Australian police have revealed that a 12-year-old is on the radar of counterterrorism authorities. Prime Minister Malcolm Turnbull has urged closer cooperation with Muslim leaders to fight a growing extremist threat.
Australian authorities have warned that suspected terrorists in Australia are becoming younger, with a 12-year-old now under investigation by security agencies.
The boy was listed on a federal court order among a group of males that may have helped Farhad Jabar, the 15-year-old who shot police employee Curtis Cheng in the back of the head in Sydney earlier this month while reportedly shouting religious slogans.
The Iranian-born Jabar was later shot dead by police.
The Australian Broadcasting Corporation (ABC) reported that the 12-year-old boy was the youngest of 18 suspected extremists named in a court document in March. The boy's name has not been published.
New anti-terror laws
Earlier this week, in the wake of the deadly attack, the Australian government outlined new plans to tighten counterterrorism laws, including restricting the movements of suspects as young as 14. Justice Minister Michael Keenan expressed alarm at the age of children being targeted for radicalization but declined to say how many under the age of 14 were on watch lists.
Federal Police Commissioner Andrew Colvin, meanwhile, confirmed that the threat posed by terrorism had evolved and had become younger. Colvin added that "the problem is getting worse for Australia, not better."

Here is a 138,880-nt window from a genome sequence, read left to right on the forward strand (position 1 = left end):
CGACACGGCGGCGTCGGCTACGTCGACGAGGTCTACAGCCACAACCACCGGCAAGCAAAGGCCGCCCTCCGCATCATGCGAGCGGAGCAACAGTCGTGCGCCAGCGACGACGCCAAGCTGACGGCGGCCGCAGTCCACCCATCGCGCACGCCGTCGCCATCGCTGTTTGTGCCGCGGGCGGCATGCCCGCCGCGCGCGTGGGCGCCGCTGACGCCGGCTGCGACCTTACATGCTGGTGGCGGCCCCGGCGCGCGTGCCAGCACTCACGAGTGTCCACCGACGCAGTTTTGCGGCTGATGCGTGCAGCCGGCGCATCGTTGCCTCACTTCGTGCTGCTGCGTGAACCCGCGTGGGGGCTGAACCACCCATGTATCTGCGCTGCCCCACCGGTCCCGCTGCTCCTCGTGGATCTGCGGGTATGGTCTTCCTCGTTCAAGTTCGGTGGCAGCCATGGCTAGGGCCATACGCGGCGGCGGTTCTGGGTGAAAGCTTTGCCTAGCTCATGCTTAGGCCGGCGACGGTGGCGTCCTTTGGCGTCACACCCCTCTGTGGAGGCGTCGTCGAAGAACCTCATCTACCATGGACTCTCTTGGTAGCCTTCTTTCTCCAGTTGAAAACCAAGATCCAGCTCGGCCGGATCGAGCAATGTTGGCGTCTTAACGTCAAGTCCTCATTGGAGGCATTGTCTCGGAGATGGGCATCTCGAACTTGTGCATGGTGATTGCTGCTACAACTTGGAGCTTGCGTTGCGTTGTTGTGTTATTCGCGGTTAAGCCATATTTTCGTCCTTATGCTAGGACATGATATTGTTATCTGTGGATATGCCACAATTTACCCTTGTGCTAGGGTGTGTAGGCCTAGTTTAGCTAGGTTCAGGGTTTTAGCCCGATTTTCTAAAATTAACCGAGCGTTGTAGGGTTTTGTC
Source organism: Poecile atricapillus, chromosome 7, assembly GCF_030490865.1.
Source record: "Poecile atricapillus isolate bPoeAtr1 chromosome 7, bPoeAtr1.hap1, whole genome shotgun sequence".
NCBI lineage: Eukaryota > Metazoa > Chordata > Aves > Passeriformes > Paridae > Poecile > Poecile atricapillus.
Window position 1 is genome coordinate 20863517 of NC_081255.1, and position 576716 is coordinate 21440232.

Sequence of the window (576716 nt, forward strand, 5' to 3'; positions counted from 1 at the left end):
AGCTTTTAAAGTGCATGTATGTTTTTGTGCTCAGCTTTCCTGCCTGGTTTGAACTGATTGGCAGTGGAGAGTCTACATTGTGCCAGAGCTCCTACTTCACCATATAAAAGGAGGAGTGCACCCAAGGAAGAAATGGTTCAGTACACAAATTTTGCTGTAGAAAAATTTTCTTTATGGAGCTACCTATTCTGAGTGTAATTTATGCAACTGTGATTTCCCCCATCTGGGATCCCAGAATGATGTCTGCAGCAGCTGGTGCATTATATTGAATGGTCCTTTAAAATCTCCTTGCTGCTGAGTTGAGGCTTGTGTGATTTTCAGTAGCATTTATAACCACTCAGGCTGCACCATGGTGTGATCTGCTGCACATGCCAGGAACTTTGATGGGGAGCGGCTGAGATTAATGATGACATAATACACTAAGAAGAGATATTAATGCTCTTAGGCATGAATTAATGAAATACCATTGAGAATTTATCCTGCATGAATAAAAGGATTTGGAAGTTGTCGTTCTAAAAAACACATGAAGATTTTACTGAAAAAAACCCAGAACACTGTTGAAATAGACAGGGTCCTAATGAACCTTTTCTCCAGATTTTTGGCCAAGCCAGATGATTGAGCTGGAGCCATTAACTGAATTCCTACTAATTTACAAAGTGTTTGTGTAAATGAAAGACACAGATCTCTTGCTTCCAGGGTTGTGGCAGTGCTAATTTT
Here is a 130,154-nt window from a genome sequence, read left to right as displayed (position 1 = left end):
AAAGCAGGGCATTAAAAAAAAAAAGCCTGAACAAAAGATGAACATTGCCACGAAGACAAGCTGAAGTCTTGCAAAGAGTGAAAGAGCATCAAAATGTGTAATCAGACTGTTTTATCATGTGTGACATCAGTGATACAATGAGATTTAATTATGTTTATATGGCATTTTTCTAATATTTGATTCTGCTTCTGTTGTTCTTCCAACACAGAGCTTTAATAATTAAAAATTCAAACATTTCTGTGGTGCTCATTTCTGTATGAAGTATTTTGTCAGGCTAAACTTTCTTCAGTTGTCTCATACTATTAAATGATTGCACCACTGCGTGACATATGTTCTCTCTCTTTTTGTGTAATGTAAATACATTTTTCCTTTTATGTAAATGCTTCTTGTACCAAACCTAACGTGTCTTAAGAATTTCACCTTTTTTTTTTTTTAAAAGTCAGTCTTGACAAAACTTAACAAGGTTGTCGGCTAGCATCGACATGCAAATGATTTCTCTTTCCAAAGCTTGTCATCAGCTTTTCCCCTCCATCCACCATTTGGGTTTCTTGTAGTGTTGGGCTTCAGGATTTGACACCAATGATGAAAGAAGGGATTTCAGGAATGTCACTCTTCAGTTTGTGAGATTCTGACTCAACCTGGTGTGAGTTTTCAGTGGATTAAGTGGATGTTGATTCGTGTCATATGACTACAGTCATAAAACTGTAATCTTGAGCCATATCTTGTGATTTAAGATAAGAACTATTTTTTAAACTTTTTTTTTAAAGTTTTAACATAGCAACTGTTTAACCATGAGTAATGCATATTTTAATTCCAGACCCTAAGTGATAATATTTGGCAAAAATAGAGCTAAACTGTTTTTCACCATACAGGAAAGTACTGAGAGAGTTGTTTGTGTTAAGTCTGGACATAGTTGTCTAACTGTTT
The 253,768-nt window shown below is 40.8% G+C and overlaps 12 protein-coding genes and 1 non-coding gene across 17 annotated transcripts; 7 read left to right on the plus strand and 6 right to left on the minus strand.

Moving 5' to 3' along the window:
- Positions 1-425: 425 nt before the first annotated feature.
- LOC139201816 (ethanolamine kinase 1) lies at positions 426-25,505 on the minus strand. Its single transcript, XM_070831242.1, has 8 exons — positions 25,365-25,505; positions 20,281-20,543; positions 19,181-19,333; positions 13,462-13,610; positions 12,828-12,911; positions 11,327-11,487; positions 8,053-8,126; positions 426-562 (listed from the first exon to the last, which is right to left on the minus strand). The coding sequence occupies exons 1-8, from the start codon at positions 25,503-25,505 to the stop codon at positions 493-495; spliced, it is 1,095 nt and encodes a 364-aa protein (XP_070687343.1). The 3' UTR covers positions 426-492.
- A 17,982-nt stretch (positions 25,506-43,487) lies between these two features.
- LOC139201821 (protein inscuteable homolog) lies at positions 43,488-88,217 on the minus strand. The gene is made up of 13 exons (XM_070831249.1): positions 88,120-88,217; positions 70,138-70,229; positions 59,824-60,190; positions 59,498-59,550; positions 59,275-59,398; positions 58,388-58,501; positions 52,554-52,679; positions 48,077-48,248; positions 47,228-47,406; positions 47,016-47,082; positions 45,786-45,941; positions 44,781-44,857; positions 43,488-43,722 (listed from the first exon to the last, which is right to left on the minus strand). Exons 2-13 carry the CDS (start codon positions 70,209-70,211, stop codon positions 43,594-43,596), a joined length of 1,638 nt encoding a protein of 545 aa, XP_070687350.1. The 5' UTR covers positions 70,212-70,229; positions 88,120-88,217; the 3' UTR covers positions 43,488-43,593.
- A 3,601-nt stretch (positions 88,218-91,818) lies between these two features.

"Some very good work is being done by our border agencies and our police and security agencies to stop people from leaving for the conflict zones, but there's no doubt that this problem is becoming more acute and more difficult," he said.
On Thursday, Prime Minister Malcolm Turnbull opened a summit in Canberra of police and intelligence chiefs from around the country on how to deal with the rising threat, highlighting a dramatic drop in the age of suspects.
"The shocking murder of Curtis Cheng, a shocking act of terrorism perpetrated by a 15-year-old boy, reminds us yet again that radicalization, extremism can be seen in the very young," he said in his opening remarks.
"This is a real homegrown threat, and it appalls all Australians and it appalls all Muslim Australians," Turnbull added.
He urged closer cooperation with Muslim leaders and greater mutual respect across the country.
Growing number of attacks
Canberra has become increasingly concerned about the prospect of lone wolf attacks by individuals inspired by groups such as the self-declared "Islamic State" (IS), and has already cracked down on Australians attempting to travel to conflict zones.
Authorities lifted Australia's terror threat alert to high a year ago, introduced new national security laws and have since conducted several counterterrorism raids.
The country has been struggling to cope with a string of homegrown terrorism crimes involving teenagers. In September 2014, an 18-year-old was shot dead by police after stabbing two counterterrorism police officers in Melbourne, Australia's second-largest city.
In April, several teens were arrested on suspicion of plotting an IS-inspired attack at a Veterans' Day ceremony in Melbourne. And in May, police arrested a 17-year-old in Melbourne and accused him of plotting to detonate three homemade pipe bombs.
Last December, police forces were faced with a 16-hour siege at a cafe in Sydney, where two of the 17 hostages and the 50-year-old Iranian gunman were killed.
ss/cmk (AFP, AP)